Adding value through sound financial planning decisions

Dr. Paul Kaplan explains a new measure that goes beyond beta and alpha.

Paul Kaplan 25 February, 2013 | 7:00PM Christian Charest

 

 

Christian Charest: The Greek alphabet is already well represented in the field of wealth management. A lot of investors are already familiar with the concept of Beta, which is a measure of the systematic or market-related risk incurred by a portfolio and with Alpha, which is the value that can be added through picking the right investments. Morningstar researchers have taken it a step further. I'm here with Dr. Paul Kaplan, Morningstar Canada's director of research, who with a colleague, David Blanchett, from our Chicago head office recently introduced a new concept called Gamma.

Now Paul, why don't you start by explaining what this measure is?

Paul Kaplan: Sure. So, let's start off with, the name, Alpha, Beta, Gamma. As you mentioned the Greek alphabet and we already use Beta, which means systematic risk and we spend a lot of time controlling that through asset allocation, finding the right mix of stocks and bonds and other asset classes to suit the risk tolerance of the investor.

Then there is Alpha, which is the idea that there are superior managers out there who can outperform the asset class that they play in. So, an active equity manager is expected to produce Alpha over an appropriately chosen equity benchmark.

Now, both of those things are concepts that the investor and the advisor ultimately can't control, because – let's start with Beta. For example, the advisor and the investor can come up with a perfectly suitable asset allocation that's just right for the investor, but then the market crashes and the equity portion goes down by a large amount. You can't control that.

Alpha is even more difficult, because in alpha we have to actually go out and find superior managers, which is a fairly difficult exercise to do. We spend a lot of effort doing that here at Morningstar, but nonetheless, no guarantee that a manager that we believe to be superior will necessarily, consistently outperform their benchmark.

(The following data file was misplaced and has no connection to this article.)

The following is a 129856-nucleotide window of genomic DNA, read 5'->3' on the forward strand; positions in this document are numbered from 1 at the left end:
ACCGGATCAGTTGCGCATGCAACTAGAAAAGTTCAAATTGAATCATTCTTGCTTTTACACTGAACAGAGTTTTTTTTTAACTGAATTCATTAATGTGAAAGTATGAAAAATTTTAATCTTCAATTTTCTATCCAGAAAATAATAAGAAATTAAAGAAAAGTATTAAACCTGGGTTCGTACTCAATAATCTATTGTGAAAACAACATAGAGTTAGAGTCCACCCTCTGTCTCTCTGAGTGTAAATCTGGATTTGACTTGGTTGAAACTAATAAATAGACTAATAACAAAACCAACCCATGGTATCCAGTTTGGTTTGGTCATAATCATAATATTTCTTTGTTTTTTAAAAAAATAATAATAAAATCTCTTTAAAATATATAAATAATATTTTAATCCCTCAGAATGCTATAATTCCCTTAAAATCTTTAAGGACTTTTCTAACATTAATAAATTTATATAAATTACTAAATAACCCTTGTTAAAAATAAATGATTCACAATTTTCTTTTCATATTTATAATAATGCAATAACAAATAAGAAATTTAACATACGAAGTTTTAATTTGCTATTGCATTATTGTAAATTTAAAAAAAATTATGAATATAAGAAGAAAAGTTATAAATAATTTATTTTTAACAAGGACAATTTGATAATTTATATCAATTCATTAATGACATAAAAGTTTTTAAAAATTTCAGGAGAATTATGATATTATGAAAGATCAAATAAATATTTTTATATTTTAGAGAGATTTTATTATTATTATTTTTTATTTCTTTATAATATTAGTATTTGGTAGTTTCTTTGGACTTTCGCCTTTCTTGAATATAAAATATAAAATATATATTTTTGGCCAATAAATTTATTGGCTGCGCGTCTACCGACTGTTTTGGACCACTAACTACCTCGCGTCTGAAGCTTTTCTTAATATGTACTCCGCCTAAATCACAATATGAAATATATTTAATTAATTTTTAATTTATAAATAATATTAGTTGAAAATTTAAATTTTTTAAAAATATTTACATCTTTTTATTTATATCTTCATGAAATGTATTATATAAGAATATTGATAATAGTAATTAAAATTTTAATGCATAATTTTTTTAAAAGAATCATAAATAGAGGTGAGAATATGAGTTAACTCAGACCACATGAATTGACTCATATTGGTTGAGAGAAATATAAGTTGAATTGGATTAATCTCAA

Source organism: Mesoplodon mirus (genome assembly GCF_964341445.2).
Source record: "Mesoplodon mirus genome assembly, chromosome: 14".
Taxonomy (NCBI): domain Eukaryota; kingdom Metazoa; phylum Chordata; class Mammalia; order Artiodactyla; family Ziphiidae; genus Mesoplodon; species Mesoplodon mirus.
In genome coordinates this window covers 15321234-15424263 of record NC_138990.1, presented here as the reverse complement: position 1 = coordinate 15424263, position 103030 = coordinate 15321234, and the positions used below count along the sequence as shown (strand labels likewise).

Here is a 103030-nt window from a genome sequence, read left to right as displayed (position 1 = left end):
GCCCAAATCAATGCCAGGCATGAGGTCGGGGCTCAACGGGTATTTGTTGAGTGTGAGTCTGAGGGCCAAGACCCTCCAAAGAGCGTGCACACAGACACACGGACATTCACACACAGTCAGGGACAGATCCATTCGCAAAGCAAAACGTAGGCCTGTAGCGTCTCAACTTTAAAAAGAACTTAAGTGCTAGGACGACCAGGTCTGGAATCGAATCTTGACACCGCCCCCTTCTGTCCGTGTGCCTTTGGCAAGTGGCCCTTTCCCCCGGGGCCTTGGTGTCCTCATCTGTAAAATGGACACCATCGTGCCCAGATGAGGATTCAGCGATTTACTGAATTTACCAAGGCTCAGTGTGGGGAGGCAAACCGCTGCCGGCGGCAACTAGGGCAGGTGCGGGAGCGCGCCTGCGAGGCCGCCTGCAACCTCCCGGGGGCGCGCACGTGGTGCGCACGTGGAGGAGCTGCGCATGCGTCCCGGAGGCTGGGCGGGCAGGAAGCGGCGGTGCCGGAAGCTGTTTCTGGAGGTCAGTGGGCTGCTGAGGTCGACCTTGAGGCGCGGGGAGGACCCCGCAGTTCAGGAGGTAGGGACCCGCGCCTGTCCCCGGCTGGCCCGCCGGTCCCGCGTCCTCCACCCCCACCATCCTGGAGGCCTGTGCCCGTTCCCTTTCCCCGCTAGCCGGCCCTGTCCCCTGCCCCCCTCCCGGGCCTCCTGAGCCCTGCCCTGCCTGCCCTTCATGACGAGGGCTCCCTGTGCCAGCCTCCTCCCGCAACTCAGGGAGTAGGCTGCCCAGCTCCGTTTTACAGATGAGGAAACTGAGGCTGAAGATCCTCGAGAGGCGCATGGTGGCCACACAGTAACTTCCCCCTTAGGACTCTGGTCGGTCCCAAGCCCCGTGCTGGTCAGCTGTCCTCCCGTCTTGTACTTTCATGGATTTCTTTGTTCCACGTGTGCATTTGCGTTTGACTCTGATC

So, the question is, what is it that we can control? What is it that we can actually do that will lead to better long-term outcomes? And that's what we use the third letter of the Greek alphabet for, Gamma. So, basically those things that through financial planning – we can actually pretty much count for a better outcome, than had we not done with good financial planning.

Charest: Now, you and David Blanchett, who is head of retirement research for our Morningstar Investment Management Division, wrote a paper on this a few months ago, and in this paper you outlined five factors that can be sources of Gamma. Why don't you tell us what those are?

Kaplan: Yes. First of all, I'll start off by saying that it doesn't mean there are only five. It just means there are five we focused on in this paper. The first one is what we call total wealth asset allocation, and that basically means taking into account your human capital and other factors, so moving your asset allocation over time to consider the whole portfolio.

The second one we call dynamic withdrawal strategy, and that means instead of fixing the amount you are going to spend every year, let that vary year by year depending upon conditions of the market and other factors.

The third one is annuity allocation. The idea here is to guarantee yourself some additional income year-in, year-out, by using fix pay out annuities.

The fourth one is asset location and withdrawal sourcing and here the idea is to take full advantage of your tax deferred savings vehicle such as RRSPs to really get the most out of them by investing in them when you're – before you retired and then when you retired withdrawing them later rather than sooner.

And liability-relative optimization and here the concept is that when you retire you are going to face a liability. That is the money you need to spend to fund your retirement; that is going to vary with inflation and therefore when you are doing your asset mix, you want to pick those asset classes that are more inflation sensitive.

Charest: How much value can investors hope to add by making the right decisions in these areas?

Kaplan: Yes, and this is largely what the paper is about, which is to try to put some sort of quantification on this to help the discussion between advisors and investors. And the numbers we came up with within our model is that as far as in terms of income, we came up with a number that we would say is the equivalent to adding 20% to 30% of annual retirement income.

Now I say the equivalent because I don't mean literally you are going to add 20% to 30%, but I mean in terms of how you economically feel about the additions you can get, it's sort of like getting that additional 20% to 30%. And then we looked at it in another way because there is so much focus on Alpha in the industry. We asked the question, to get that additional 20% to 30% in retirement income, how much Alpha would you have to get through active management? That’s like 150 to 200 basis point range, which even for excellent managers is still a very tall order.

Charest: Thank you very much, Paul. And more information on this study we just discussed, please click on the link right below the video player and please note that Paul's colleague, David Blanchett will be speaking on this topic at the Morningstar Investment Conference in Toronto on June 5.

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Paul Kaplan

Paul Kaplan  Paul Kaplan is Director of Research for Morningstar Canada.